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Orosomucoid 2 maintains hepatic lipid homeostasis through suppression of de novo lipogenesis

Abstract

Non-alcoholic fatty liver disease (NAFLD) is caused by imbalance in lipid metabolism. In this study, we show that the hepatokine orosomucoid (ORM) 2 is a key regulator of de novo lipogenesis in the liver. Hepatic and plasma ORM2 levels are markedly decreased in obese murine models and patients with NAFLD. Through multiple loss- and gain-of function studies, we demonstrate that ORM2 is essential to maintain hepatic and systemic lipid homeostasis. At the mechanistic level, ORM2 binds to inositol 1, 4, 5-trisphosphate receptor type 2 to activate AMP-activated protein kinase signaling, thereby inhibiting sterol regulatory element binding protein 1c-mediated lipogenic gene program. Notably, intraperitoneal injections of recombinant ORM2 protein or stabilized ORM2–FC fusion protein markedly improved liver steatosis, steatohepatitis and atherosclerosis in preclinical mouse models, without adverse effects on body weight or food intake. Thus, these findings suggest that ORM2 may serve as a potential target for therapeutic intervention in NAFLD, non-alcoholic steatohepatitis and related lipid disorders.

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Fig. 1: Downregulation of ORM2 in the livers and plasma of mice and patients with NAFLD.
Fig. 2: Both ORM2 KO male and female mice exhibited hepatic TG accumulation under ND conditions.
Fig. 3: ORM2 deficiency exacerbates diet-induced steatosis and steatohepatitis in mice.
Fig. 4: ORM2 overexpression alleviates liver steatosis and hyperlipidemia in obese mice.
Fig. 5: Downregulation of lipogenic genes by ORM2.
Fig. 6: ORM2 activates AMPK signaling to suppress DNL.
Fig. 7: ITPR2 is required for the hepatic benefits of ORM2.
Fig. 8: Recombinant ORM2 protein improves diet-induced liver steatosis and steatohepatitis in mice.

Data availability

RNA-seq data have been deposited into the Gene Expression Omnibus database (accession no. GSE186024). Proteomics data have been deposited at the ProteomeXchange Consortium (accession nos. PXD035372 and PXD035373). The data supporting the findings of this study are available in source data files. Source data are provided with this paper.

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Acknowledgements

The authors thank J. Li (Shanghai Institute of Materia Medica) for the gift of liver-specific Prkaa1 and Prkaa2 DKO mice and constitutively activated AMPK plasmids, C.-S. Zhang (Xiamen University) for the gift of CaMKK2 KO mice, C. Xie and X. Guo (Shanghai Institute of Materia Medica) for the measurement of lipogenesis rate, G. Shi (Sun Yat-sen University), C. Ruan (Fudan University), Y. Li (Shanghai Jiao Tong University School of Medicine), D. Li (East China Normal University) and J. Wang (Shanghai Jiao Tong University School of Medicine) for helpful suggestions and G. Yan (Shanghai Jiao Tong University School of Medicine) for technical support. This study was supported by grants from the National Key Research and Development Program of China (2018YFA0800402 to Y. Lu), the Shanghai Outstanding Academic Leaders Projects, the Basic Research of Science and Technology Innovation Action Plan and Shanghai Sailing Program by Shanghai Municipal Science and Technology Committee (21XD1423400 and 21JC1401300 to Y. Lu and 22YF1432800 to B.Z.), China Postdoctoral Science Foundation Funded Project (2021M702183 to B.Z.) and Youth Cultivation Project of Shanghai Jiao Tong University Affiliated Sixth People’s Hospital (ynqn202107 to B.Z.).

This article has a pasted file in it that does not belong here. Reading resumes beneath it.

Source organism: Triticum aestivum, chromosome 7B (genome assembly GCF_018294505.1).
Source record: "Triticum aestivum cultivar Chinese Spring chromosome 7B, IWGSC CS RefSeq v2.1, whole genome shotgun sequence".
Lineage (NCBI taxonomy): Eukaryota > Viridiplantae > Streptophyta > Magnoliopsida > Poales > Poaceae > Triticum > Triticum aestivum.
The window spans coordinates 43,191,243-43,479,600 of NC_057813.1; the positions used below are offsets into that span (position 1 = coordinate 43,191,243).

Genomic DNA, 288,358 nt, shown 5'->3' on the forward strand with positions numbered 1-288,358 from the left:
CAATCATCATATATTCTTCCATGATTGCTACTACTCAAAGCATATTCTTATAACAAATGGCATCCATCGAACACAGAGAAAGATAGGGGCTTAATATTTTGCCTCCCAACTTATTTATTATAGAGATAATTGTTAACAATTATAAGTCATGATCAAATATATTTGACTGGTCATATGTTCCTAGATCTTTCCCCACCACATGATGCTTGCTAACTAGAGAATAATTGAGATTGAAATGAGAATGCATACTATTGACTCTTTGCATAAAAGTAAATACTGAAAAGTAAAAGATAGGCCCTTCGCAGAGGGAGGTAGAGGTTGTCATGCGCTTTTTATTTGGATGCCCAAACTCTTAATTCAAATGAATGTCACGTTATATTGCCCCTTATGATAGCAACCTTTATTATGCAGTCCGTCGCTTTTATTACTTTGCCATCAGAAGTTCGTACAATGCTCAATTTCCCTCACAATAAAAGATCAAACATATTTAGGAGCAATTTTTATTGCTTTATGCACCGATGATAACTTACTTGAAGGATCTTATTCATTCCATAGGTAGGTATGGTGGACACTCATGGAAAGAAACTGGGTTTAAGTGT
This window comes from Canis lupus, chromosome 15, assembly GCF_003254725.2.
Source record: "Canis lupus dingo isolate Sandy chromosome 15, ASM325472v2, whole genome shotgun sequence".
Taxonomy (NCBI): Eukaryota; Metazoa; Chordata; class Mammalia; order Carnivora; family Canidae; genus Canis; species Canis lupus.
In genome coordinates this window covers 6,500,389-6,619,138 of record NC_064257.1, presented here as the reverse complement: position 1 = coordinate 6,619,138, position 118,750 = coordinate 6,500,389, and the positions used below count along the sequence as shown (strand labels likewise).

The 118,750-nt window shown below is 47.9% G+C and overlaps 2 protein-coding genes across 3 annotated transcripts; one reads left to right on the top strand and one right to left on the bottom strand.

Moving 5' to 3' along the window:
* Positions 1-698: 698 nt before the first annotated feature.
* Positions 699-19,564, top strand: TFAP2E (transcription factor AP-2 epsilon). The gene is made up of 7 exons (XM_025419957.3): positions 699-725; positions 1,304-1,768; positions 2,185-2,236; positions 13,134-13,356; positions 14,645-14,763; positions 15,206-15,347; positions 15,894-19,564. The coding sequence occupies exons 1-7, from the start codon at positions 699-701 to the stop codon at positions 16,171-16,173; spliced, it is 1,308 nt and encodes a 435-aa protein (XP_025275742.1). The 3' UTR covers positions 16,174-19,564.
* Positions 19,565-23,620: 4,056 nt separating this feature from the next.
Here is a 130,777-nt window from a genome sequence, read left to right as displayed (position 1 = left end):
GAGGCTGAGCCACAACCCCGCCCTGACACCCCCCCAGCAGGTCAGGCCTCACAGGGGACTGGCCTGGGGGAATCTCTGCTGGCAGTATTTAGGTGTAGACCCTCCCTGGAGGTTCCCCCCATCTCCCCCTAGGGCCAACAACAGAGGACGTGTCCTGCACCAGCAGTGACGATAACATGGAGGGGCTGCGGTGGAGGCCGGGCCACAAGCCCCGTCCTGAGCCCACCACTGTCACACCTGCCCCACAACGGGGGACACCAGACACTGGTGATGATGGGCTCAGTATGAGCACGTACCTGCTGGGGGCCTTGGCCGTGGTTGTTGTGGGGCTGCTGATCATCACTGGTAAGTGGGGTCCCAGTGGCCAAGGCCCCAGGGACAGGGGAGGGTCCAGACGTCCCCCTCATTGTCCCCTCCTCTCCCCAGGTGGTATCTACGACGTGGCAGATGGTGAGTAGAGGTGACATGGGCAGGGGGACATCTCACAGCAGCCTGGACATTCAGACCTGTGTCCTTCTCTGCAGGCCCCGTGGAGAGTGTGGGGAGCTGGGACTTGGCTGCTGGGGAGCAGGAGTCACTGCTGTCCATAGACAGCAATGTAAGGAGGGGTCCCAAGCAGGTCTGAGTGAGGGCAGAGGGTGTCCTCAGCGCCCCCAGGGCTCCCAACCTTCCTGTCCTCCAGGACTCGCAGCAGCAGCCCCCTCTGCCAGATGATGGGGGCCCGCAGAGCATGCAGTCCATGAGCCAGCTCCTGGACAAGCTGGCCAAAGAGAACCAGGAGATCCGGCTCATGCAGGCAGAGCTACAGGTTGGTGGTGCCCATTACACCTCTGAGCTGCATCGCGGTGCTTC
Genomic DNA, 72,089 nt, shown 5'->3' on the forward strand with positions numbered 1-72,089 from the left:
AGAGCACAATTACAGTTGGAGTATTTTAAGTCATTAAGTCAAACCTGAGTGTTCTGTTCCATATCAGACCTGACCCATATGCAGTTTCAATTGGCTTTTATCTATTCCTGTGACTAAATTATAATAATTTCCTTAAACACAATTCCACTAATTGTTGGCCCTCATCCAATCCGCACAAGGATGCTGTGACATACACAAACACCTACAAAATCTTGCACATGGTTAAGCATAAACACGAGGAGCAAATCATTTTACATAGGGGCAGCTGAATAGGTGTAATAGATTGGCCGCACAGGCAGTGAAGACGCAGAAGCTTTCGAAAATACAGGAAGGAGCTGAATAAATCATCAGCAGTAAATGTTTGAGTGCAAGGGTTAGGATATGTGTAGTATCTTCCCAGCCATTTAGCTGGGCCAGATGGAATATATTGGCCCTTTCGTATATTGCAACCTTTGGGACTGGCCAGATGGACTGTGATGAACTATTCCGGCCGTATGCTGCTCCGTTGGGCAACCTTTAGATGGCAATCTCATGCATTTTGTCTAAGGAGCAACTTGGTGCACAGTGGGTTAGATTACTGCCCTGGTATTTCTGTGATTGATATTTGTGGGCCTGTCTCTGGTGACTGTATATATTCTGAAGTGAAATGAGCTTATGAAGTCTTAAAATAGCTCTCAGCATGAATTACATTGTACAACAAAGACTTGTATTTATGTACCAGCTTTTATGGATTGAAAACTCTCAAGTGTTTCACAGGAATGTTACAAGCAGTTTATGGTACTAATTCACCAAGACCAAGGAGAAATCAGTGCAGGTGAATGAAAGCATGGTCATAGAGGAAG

Author information

Authors and Affiliations

Authors

Contributions

Y. Lu and B.Z. designed and directed the study. B.Z., Y. Luo and N.J. performed all animal and cellular experiments and human sample analysis. C.H. contributed to the discussion. Y. Lu and Z.B. wrote the manuscript.

Corresponding author

Correspondence to Yan Lu.

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The authors declare no competing interests.

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Nature Metabolism thanks Kei Sakamoto and the other, anonymous, reviewer(s) for their contribution to the peer review of this work. Editor recognition statement Primary Handling Editor: Alfredo Giménez-Cassina, in collaboration with the Nature Metabolism team.

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Extended data

Extended Data Fig. 1 ORM2 deficiency exacerbates TG accumulation.

Related to Figs. 2 and 3. a-i, 8-week-old ORM2 wild-type (WT), heterozygous (HE) and knockout (KO) male mice were fed a high-fat-diet for 8 weeks. (a-c) Plasma LDL-cholesterol (a), ALT (b), AST (c) levels. WT: n = 4 biologically independent mice. HE and KO: n = 6 biologically independent mice per condition. d, Relative mRNA levels of genes related to hepatic inflammation in the liver. n = 4 biologically independent mice per condition. (e-h) Body weight (e), plasma leptin levels (f), iWAT weight (g) and BAT weight (h) of three groups of mice. WT: n = 4 biologically independent mice. HE and KO: n = 6 biologically independent mice per condition. i, H&E staining of WAT and BAT. Scale bar, 50 μm. Representative result from three biologically independent mice. j-n, 8-week-old ORM2 WT, HE and KO female mice were fed a high-fat-diet for 8 weeks. Body weight (j), liver/body weight ratio (k), hepatic (l) and plasma TG (m) levels. WT and HE: n = 6 biologically independent mice per condition. KO: n = 4 biologically independent mice. n, H&E and Oil Red O staining of liver sections. Scale bar, 50 μm. Representative result from three biologically independent mice. Data are shown as mean ± SEM. (a-h, j-m). P values are determined by one-way ANOVA followed by Dunnett’s multiple comparisons test (a-d, f-h, j-m) and two-way ANOVA followed by Dunnett’s multiple comparisons test (e).